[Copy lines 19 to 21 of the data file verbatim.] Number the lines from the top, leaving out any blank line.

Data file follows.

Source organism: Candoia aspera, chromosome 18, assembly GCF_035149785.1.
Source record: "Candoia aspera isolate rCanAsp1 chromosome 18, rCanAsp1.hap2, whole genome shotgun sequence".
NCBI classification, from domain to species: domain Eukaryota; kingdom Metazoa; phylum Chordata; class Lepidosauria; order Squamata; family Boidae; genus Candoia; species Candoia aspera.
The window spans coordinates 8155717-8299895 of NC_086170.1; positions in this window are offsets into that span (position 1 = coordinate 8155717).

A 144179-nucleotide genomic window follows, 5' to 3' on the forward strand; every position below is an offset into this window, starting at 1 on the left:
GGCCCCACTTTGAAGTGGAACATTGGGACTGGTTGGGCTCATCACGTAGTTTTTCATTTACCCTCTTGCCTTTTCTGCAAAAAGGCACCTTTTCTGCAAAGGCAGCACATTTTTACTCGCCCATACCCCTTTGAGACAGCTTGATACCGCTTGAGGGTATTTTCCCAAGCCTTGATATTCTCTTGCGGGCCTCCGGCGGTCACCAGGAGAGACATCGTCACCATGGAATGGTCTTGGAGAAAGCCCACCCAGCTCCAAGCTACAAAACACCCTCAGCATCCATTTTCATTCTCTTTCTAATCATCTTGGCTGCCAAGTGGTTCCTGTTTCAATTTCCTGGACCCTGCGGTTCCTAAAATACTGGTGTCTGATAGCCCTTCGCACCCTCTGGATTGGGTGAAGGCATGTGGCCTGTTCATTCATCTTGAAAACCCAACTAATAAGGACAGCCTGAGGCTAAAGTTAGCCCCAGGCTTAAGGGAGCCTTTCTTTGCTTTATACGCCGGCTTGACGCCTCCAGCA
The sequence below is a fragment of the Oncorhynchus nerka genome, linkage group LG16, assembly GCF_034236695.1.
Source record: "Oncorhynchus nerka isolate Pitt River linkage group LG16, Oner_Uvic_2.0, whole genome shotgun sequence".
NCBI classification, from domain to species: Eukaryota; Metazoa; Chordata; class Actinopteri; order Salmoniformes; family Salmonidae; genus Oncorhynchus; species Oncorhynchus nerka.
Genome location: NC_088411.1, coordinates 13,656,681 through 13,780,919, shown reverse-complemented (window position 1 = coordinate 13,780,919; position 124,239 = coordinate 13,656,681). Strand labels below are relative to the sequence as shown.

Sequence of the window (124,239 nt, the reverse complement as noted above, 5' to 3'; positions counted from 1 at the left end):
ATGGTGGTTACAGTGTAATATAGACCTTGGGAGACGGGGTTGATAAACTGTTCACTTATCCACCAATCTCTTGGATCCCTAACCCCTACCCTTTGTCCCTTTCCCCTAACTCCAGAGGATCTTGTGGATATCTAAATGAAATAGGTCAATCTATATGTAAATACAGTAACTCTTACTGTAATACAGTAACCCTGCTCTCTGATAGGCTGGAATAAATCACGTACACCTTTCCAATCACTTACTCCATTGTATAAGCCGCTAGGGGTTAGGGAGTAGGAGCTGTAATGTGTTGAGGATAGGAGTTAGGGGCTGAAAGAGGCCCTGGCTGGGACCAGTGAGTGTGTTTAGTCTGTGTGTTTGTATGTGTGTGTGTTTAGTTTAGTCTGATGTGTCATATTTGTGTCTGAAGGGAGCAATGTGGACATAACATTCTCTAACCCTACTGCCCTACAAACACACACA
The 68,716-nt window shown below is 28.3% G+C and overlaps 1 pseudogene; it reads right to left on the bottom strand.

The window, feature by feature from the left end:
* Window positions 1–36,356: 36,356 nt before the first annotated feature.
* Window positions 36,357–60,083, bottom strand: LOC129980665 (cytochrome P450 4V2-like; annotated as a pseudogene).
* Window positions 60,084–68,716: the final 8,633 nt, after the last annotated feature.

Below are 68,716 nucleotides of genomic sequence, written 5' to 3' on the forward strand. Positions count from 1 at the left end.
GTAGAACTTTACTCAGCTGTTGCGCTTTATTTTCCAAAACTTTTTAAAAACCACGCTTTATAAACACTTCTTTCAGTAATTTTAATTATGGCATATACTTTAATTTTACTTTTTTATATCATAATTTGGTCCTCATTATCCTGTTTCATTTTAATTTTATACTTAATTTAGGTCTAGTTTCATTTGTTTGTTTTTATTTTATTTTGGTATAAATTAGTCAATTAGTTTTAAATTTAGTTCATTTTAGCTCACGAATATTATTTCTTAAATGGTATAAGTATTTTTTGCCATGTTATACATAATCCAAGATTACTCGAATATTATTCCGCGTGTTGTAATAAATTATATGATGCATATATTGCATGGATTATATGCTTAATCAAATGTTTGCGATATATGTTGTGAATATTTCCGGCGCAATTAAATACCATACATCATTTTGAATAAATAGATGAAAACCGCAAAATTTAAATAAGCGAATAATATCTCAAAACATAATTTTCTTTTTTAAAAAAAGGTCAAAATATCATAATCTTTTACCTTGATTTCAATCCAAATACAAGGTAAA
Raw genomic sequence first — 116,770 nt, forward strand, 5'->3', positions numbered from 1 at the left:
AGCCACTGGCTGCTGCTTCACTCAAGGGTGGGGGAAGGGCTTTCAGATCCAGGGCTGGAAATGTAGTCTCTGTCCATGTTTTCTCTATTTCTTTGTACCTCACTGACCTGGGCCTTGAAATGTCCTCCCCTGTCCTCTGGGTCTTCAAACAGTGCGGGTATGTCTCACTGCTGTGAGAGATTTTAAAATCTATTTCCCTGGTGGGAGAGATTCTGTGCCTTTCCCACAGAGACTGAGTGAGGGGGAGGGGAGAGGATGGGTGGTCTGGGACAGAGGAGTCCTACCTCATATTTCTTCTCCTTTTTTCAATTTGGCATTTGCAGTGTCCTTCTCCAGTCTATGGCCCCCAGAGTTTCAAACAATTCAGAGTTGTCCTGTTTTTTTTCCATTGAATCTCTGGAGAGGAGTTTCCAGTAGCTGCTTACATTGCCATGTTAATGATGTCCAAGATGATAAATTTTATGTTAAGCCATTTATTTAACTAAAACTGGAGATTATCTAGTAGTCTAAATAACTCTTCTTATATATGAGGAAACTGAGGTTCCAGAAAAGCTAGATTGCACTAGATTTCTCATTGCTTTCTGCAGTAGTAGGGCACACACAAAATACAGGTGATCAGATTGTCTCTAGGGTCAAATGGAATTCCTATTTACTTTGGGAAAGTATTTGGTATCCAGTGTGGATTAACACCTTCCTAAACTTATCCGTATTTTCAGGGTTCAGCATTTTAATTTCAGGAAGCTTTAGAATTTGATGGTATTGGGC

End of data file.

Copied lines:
GTAGAACTTTACTCAGCTGTTGCGCTTTATTTTCCAAAACTTTTTAAAAACCACGCTTTATAAACACTTCTTTCAGTAATTTTAATTATGGCATATACTTTAATTTTACTTTTTTATATCATAATTTGGTCCTCATTATCCTGTTTCATTTTAATTTTATACTTAATTTAGGTCTAGTTTCATTTGTTTGTTTTTATTTTATTTTGGTATAAATTAGTCAATTAGTTTTAAATTTAGTTCATTTTAGCTCACGAATATTATTTCTTAAATGGTATAAGTATTTTTTGCCATGTTATACATAATCCAAGATTACTCGAATATTATTCCGCGTGTTGTAATAAATTATATGATGCATATATTGCATGGATTATATGCTTAATCAAATGTTTGCGATATATGTTGTGAATATTTCCGGCGCAATTAAATACCATACATCATTTTGAATAAATAGATGAAAACCGCAAAATTTAAATAAGCGAATAATATCTCAAAACATAATTTTCTTTTTTAAAAAAAGGTCAAAATATCATAATCTTTTACCTTGATTTCAATCCAAATACAAGGTAAA
Raw genomic sequence first — 116,770 nt, forward strand, 5'->3', positions numbered from 1 at the left:
AGCCACTGGCTGCTGCTTCACTCAAGGGTGGGGGAAGGGCTTTCAGATCCAGGGCTGGAAATGTAGTCTCTGTCCATGTTTTCTCTATTTCTTTGTACCTCACTGACCTGGGCCTTGAAATGTCCTCCCCTGTCCTCTGGGTCTTCAAACAGTGCGGGTATGTCTCACTGCTGTGAGAGATTTTAAAATCTATTTCCCTGGTGGGAGAGATTCTGTGCCTTTCCCACAGAGACTGAGTGAGGGGGAGGGGAGAGGATGGGTGGTCTGGGACAGAGGAGTCCTACCTCATATTTCTTCTCCTTTTTTCAATTTGGCATTTGCAGTGTCCTTCTCCAGTCTATGGCCCCCAGAGTTTCAAACAATTCAGAGTTGTCCTGTTTTTTTTCCATTGAATCTCTGGAGAGGAGTTTCCAGTAGCTGCTTACATTGCCATGTTAATGATGTCCAAGATGATAAATTTTATGTTAAGCCATTTATTTAACTAAAACTGGAGATTATCTAGTAGTCTAAATAACTCTTCTTATATATGAGGAAACTGAGGTTCCAGAAAAGCTAGATTGCACTAGATTTCTCATTGCTTTCTGCAGTAGTAGGGCACACACAAAATACAGGTGATCAGATTGTCTCTAGGGTCAAATGGAATTCCTATTTACTTTGGGAAAGTATTTGGTATCCAGTGTGGATTAACACCTTCCTAAACTTATCCGTATTTTCAGGGTTCAGCATTTTAATTTCAGGAAGCTTTAGAATTTGATGGTATTGGGC